In January 1851 the Ibstock Wesleyan Reformers opened a 25 square yard place of worship in a shared building. It is not known where this building was situated or when the congregation moved to the chapel in Reform Road. Nor is it known whether they erected the building or took over an existing structure. The building did however have the distinction of giving its name to the thoroughfare (in reality a footpath rather than a road) in which it was situated. The reformers appear to have remained here until their new chapel in Melbourne Road was opened in 1911.
At present the building is surrounded on three sides by waste land but the new roof indicates that it is well cared for and the construction of a new NHS building (well worth a visit for contrasting architecture) in front could be a sign of impending improvement. It is also unfortunate that a modern lean-to structure obscures the lower part of the façade. Nevertheless sufficient is visible to indicate that this is a remarkable and, as a Methodist chapel, unusual building. One unexpected feature is the presence of large round headed windows at both ends of the building (images 01 and 03). The pair at the back of the building are quite plain but the front windows with their brick arches and decorated and projecting keystones would have given the building an imposing appearance. This was much enhanced by the presence of decorative stone work (image 04). Besides the keystones already mentioned the long sides of the rusticated quoins have a kind of vermicular dressing, the base of the pediment has a fret pattern and the arch a peardrop motif between a beaded moulding above and a round moulding below. The mason appears to have had a problem where the two met. Would that we knew the name of this interesting craftsman. It would also be interesting and informative to learn of other Methodist buildings displaying this kind of decoration.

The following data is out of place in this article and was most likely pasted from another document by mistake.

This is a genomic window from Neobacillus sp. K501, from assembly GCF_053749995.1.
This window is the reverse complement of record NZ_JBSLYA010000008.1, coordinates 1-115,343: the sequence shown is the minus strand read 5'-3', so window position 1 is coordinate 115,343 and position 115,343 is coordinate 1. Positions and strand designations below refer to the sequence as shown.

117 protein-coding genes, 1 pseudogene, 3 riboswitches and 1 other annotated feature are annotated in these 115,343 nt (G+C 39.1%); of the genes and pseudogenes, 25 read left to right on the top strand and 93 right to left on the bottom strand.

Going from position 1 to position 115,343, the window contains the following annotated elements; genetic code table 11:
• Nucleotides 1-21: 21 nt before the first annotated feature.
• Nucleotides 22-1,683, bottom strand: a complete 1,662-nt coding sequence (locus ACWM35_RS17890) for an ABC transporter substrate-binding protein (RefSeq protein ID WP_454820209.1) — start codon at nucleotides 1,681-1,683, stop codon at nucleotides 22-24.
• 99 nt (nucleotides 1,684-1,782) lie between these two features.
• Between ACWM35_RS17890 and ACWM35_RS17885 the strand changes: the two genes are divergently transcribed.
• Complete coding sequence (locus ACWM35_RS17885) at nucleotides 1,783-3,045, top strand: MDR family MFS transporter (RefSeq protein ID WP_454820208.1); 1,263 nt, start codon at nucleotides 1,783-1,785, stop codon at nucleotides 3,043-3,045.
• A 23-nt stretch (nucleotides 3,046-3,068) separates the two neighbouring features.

The National Archives,1851 ecclesiastical census TNA HO129.413.2.22 (Market Bosworth Union)
Site visit 15.4.2023